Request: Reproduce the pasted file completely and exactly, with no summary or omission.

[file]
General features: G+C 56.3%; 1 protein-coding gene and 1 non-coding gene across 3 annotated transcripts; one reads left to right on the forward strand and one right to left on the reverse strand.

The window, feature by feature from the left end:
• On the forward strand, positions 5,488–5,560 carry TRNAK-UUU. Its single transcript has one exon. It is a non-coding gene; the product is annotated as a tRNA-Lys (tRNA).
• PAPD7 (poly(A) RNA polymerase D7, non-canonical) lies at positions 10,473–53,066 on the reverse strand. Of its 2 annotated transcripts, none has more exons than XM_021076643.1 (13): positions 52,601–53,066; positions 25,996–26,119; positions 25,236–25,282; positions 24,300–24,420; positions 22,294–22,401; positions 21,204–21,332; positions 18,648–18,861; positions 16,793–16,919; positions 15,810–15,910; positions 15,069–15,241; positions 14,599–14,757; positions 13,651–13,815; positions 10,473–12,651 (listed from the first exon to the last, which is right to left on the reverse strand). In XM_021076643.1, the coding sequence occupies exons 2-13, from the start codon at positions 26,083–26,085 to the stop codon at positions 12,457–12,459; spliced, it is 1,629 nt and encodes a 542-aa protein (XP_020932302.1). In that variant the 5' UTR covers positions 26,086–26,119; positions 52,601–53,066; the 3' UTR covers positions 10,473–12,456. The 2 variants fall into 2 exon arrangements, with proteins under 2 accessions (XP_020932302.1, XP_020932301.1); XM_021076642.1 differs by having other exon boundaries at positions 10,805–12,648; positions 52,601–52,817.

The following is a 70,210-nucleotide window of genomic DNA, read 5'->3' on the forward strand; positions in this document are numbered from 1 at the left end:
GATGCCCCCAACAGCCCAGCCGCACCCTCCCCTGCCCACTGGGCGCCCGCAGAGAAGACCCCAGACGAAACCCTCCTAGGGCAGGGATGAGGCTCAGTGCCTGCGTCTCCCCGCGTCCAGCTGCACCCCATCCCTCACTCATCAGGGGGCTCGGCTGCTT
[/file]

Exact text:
General features: G+C 56.3%; 1 protein-coding gene and 1 non-coding gene across 3 annotated transcripts; one reads left to right on the forward strand and one right to left on the reverse strand.

The window, feature by feature from the left end:
• On the forward strand, positions 5,488–5,560 carry TRNAK-UUU. Its single transcript has one exon. It is a non-coding gene; the product is annotated as a tRNA-Lys (tRNA).
• PAPD7 (poly(A) RNA polymerase D7, non-canonical) lies at positions 10,473–53,066 on the reverse strand. Of its 2 annotated transcripts, none has more exons than XM_021076643.1 (13): positions 52,601–53,066; positions 25,996–26,119; positions 25,236–25,282; positions 24,300–24,420; positions 22,294–22,401; positions 21,204–21,332; positions 18,648–18,861; positions 16,793–16,919; positions 15,810–15,910; positions 15,069–15,241; positions 14,599–14,757; positions 13,651–13,815; positions 10,473–12,651 (listed from the first exon to the last, which is right to left on the reverse strand). In XM_021076643.1, the coding sequence occupies exons 2-13, from the start codon at positions 26,083–26,085 to the stop codon at positions 12,457–12,459; spliced, it is 1,629 nt and encodes a 542-aa protein (XP_020932302.1). In that variant the 5' UTR covers positions 26,086–26,119; positions 52,601–53,066; the 3' UTR covers positions 10,473–12,456. The 2 variants fall into 2 exon arrangements, with proteins under 2 accessions (XP_020932302.1, XP_020932301.1); XM_021076642.1 differs by having other exon boundaries at positions 10,805–12,648; positions 52,601–52,817.

The following is a 70,210-nucleotide window of genomic DNA, read 5'->3' on the forward strand; positions in this document are numbered from 1 at the left end:
GATGCCCCCAACAGCCCAGCCGCACCCTCCCCTGCCCACTGGGCGCCCGCAGAGAAGACCCCAGACGAAACCCTCCTAGGGCAGGGATGAGGCTCAGTGCCTGCGTCTCCCCGCGTCCAGCTGCACCCCATCCCTCACTCATCAGGGGGCTCGGCTGCTT